An iconic day gets even more epic by combining two outdoor activities, cycling and walking. You can bring your own bike or hire one through us with the help of Ullapool Bike Hire.
We offer this day entirely as a walking trip as well on either the same dates or separate.
Walk details: 3.2 miles, 11 km – Ascent 515 m, Descent 515 m- Walking time 3 – 4 h
Ride details: 9 miles, 14.5 km – Ascent 115 m, Descent 115 m – Cycling time 1.5 h
Assynt in the far North West of Scotland is literally jaw-dropping, the landscape is so outstanding and other wordly that you’d think you’d travelled to another planet.
One of the highest peaks in Assynt, Cul Mor’s rocky summit is a window both to beautiful views and to the history of how the surrounding landscape was formed. Cul Mor, meaning ‘big back’, rises up from Knockan Crag to the east to overlook Loch Sionascaig and the neighbouring peak Stac Pollaidh to the west.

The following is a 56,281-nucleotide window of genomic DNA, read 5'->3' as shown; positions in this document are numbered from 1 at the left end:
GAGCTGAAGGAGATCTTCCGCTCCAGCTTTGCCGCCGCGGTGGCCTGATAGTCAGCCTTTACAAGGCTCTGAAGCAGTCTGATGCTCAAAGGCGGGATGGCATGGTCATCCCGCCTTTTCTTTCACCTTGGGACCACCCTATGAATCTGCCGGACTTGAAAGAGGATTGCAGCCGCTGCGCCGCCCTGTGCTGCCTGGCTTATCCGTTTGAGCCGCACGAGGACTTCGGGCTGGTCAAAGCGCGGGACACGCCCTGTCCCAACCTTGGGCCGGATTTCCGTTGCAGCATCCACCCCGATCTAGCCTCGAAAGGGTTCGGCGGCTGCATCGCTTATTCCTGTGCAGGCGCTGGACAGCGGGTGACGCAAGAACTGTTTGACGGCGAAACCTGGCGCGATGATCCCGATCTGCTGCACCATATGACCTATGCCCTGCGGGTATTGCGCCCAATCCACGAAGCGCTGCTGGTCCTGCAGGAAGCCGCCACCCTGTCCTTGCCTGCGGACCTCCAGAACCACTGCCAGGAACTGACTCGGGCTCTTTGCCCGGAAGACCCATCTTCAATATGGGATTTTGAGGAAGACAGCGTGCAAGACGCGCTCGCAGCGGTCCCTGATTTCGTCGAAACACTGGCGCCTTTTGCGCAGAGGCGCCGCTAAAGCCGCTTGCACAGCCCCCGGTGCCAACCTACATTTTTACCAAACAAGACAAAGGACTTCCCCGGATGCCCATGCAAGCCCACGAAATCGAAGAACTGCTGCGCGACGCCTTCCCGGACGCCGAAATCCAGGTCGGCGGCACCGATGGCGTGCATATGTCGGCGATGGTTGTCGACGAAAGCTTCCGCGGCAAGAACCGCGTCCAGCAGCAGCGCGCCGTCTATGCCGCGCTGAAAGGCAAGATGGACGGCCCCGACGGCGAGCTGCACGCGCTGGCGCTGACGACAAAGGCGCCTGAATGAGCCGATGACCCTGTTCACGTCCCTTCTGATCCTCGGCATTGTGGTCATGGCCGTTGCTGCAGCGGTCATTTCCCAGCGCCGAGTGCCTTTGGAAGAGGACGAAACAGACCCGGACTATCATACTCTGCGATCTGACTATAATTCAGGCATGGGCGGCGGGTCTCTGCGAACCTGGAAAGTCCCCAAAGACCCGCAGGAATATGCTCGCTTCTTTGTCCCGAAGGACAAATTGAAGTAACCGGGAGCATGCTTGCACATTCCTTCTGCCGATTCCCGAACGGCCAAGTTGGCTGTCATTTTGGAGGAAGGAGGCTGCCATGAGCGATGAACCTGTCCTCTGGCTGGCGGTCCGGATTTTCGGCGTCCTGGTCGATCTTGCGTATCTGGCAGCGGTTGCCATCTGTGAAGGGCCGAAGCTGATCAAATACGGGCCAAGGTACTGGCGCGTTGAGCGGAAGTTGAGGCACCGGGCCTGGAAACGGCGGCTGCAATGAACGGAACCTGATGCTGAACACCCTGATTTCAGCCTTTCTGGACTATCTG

Despite its higher altitude, it is less well known than two of its other neighbours, Suilven and Stac Pollaidh, but being higher, it commands views over these and other neighbours as well as extensive stunning views out to the Summer Isles.
Walk details: 8 miles, 13 km – Ascent 670 m, Descent 670 m – Walking time 5 h
Quinag is an 808 m high mountain range in Sutherland with just a 45-minute stunning car journey north from Ullapool.
It’s not a single mountain but a dramatic range of peaks called Sàil Gharbh, Sàil Ghorm, and Spidean Coinich in Scottish Gaelic. This translates to the rough heel, the blue heel and the mossy peak. Owned and looked after by the John Muir Trust.